We recently drove from London to St. Louis, Mo. On our drive to Windsor we saw many wind turbines. After crossing the border and driving through Michigan, Illinois, Indiana and Missouri, we saw no wind turbines.
I guess they do not need any, since we sell our electricity to them cheaper than it costs us to produce it.
The Alliance to Protect Prince Edward County (APPEC) has commenced legal proceedings naming the Independent Electricity System Operator (IESO) and WPD White Pines Wind Inc. (WPD) as respondents. APPEC alleges that the Feed-In-Tariff (FIT) contract between the IESO and WPD should have been terminated as soon as it became evident that WPD would be unable or incapable of fulfilling the FIT contract terms. These FIT contract terms have been made publicly available and are well known.
In 2010, a FIT contract for 60MW wind energy project to be operational within three (3) years was offered by the Ontario Power Authority (now the IESO) to WPD. The contract allowed for termination if the project was not able to deliver at least 75% of the contracted power. A Renewable Energy Approval (REA) was granted to WPD by the Ministry of the Environment and Climate Change (MOECC) five years later in 2015. Immediately after the MOECC approval, an appeal was made by APPEC to the Environmental Review Tribunal (ERT). In 2016 the ERT found that the project would cause serious and irreversible harm to the natural environment. After allowing the proponent an opportunity to propose additional mitigation measures to prevent this harm, the ERT still found it necessary to remove 18 of the 27 wind turbines from the project. As a result, the project is only permitted to erect nine (9) 2.05 MW turbines which can only fulfill approximately 30% of the original FIT contract requirement, far less than the 75% referred to under the contract.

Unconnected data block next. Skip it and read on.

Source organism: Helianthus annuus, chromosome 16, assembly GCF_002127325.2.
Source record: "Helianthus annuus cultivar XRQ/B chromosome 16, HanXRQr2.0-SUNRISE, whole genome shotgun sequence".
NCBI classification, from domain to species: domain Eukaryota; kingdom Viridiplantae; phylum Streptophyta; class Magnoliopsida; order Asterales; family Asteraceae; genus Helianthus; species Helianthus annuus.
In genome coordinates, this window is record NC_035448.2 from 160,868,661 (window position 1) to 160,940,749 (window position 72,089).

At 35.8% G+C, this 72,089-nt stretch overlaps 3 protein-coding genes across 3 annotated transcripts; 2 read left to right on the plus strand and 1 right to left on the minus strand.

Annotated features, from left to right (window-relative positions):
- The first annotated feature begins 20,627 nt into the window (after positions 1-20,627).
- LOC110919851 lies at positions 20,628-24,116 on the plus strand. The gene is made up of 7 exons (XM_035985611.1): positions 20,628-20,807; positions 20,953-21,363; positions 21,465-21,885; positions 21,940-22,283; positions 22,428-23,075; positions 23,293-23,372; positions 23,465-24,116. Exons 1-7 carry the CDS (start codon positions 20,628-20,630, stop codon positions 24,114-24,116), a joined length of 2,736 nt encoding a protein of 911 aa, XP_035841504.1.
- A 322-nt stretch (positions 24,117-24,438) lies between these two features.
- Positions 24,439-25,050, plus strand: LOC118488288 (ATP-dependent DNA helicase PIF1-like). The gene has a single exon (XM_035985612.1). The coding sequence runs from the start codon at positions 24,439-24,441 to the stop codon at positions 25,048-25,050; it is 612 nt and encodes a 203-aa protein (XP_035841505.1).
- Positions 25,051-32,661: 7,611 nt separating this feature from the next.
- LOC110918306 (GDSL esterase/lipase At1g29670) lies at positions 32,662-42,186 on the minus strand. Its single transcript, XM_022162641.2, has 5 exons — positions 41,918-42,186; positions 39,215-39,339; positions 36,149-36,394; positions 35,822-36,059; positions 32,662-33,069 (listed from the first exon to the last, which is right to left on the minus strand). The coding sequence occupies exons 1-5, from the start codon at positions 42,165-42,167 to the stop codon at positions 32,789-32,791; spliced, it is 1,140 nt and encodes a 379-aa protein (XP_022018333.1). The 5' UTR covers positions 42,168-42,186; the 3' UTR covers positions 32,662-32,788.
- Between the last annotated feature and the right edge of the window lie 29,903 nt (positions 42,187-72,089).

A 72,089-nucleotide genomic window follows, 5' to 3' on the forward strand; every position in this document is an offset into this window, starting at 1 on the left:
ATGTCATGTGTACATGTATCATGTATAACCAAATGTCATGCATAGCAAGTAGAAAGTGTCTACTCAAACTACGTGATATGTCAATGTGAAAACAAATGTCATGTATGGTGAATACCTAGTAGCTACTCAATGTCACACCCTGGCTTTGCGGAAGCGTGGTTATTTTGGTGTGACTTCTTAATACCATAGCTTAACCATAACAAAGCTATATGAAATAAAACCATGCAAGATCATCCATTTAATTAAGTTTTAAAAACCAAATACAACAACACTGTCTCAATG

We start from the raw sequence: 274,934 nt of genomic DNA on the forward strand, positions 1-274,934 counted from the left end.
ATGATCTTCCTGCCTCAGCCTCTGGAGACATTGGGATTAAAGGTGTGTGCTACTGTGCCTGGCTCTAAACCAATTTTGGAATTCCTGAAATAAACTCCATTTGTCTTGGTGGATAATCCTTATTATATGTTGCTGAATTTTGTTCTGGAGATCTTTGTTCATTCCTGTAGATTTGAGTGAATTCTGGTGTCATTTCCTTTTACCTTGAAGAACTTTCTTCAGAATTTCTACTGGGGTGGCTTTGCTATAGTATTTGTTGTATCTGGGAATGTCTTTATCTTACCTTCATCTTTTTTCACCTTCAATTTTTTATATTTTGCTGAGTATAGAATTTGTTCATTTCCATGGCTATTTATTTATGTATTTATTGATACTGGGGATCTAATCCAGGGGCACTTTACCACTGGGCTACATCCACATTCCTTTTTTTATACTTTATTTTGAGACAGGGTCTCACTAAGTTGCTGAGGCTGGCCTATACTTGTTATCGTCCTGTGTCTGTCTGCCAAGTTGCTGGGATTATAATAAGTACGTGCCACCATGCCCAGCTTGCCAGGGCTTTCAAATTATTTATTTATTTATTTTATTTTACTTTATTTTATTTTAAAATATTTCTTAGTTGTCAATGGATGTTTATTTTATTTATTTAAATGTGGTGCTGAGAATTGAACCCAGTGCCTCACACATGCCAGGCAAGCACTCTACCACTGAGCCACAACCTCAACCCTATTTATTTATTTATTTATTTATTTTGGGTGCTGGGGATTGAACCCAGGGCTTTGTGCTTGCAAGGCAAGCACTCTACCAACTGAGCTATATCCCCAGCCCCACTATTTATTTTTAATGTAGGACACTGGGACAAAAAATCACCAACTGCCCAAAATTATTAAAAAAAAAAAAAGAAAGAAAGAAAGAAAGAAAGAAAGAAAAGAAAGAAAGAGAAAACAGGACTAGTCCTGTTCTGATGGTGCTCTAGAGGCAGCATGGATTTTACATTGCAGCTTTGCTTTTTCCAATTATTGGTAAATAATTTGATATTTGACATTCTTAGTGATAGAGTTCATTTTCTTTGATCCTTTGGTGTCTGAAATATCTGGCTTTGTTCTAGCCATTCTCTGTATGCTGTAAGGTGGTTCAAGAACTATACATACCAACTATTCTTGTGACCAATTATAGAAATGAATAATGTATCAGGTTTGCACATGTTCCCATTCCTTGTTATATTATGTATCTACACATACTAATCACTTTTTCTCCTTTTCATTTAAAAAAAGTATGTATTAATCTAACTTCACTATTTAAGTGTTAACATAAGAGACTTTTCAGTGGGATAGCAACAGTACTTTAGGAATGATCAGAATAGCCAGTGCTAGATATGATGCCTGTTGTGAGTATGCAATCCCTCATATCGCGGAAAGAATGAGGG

APPEC has made an application to the Ontario Superior Court of Justice seeking a declaration that the FIT contract for the White Pines Wind Project is null and void and an injunction on any further work on the White Pines Wind project. A hearing on this matter is currently scheduled for November 17th, 2017 at 44 Union Street, Picton, Ontario K0K 2T0 at 10:00 a.m.
Kincardine council has decided to give it another shot, in support of some of its citizens.
At the October 4th council meeting, it was decided to send a letter to the Ontario Ministry of the Environment and Climate Change (MOECC) regarding citizens concerns about the effects of wind turbines near their homes.
The mayor says, “Our residents have gone through all the normal channels, sometimes a few times and the Ministry of Environment has answered some of them from time to time but they still have some outstanding concerns.”
Council was reacting to a letter written by Franklin and Deborah Walpole that states, “We are affected by the Enbridge project but we know that our neighbours living among the turbines of the Armow project have similar concerns.”